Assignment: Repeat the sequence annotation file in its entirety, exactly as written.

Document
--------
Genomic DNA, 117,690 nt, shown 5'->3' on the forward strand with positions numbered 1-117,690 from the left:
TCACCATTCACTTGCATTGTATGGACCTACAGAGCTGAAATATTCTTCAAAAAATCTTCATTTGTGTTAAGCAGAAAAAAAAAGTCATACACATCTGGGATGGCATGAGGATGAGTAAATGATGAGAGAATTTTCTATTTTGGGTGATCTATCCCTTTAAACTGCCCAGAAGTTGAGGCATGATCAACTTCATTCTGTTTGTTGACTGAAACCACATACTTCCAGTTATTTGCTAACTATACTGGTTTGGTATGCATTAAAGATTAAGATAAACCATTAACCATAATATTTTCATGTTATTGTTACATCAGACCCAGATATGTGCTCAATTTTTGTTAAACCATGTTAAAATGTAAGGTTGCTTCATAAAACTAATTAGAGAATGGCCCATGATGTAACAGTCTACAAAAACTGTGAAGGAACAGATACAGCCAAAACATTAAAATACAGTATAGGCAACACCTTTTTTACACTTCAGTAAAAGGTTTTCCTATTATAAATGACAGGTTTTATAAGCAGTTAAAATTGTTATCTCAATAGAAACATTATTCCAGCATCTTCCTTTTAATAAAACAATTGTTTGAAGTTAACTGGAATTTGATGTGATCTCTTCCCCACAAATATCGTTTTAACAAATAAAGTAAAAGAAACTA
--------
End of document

Genomic DNA, 117,690 nt, shown 5'->3' on the forward strand with positions numbered 1-117,690 from the left:
TCACCATTCACTTGCATTGTATGGACCTACAGAGCTGAAATATTCTTCAAAAAATCTTCATTTGTGTTAAGCAGAAAAAAAAAGTCATACACATCTGGGATGGCATGAGGATGAGTAAATGATGAGAGAATTTTCTATTTTGGGTGATCTATCCCTTTAAACTGCCCAGAAGTTGAGGCATGATCAACTTCATTCTGTTTGTTGACTGAAACCACATACTTCCAGTTATTTGCTAACTATACTGGTTTGGTATGCATTAAAGATTAAGATAAACCATTAACCATAATATTTTCATGTTATTGTTACATCAGACCCAGATATGTGCTCAATTTTTGTTAAACCATGTTAAAATGTAAGGTTGCTTCATAAAACTAATTAGAGAATGGCCCATGATGTAACAGTCTACAAAAACTGTGAAGGAACAGATACAGCCAAAACATTAAAATACAGTATAGGCAACACCTTTTTTACACTTCAGTAAAAGGTTTTCCTATTATAAATGACAGGTTTTATAAGCAGTTAAAATTGTTATCTCAATAGAAACATTATTCCAGCATCTTCCTTTTAATAAAACAATTGTTTGAAGTTAACTGGAATTTGATGTGATCTCTTCCCCACAAATATCGTTTTAACAAATAAAGTAAAAGAAACTA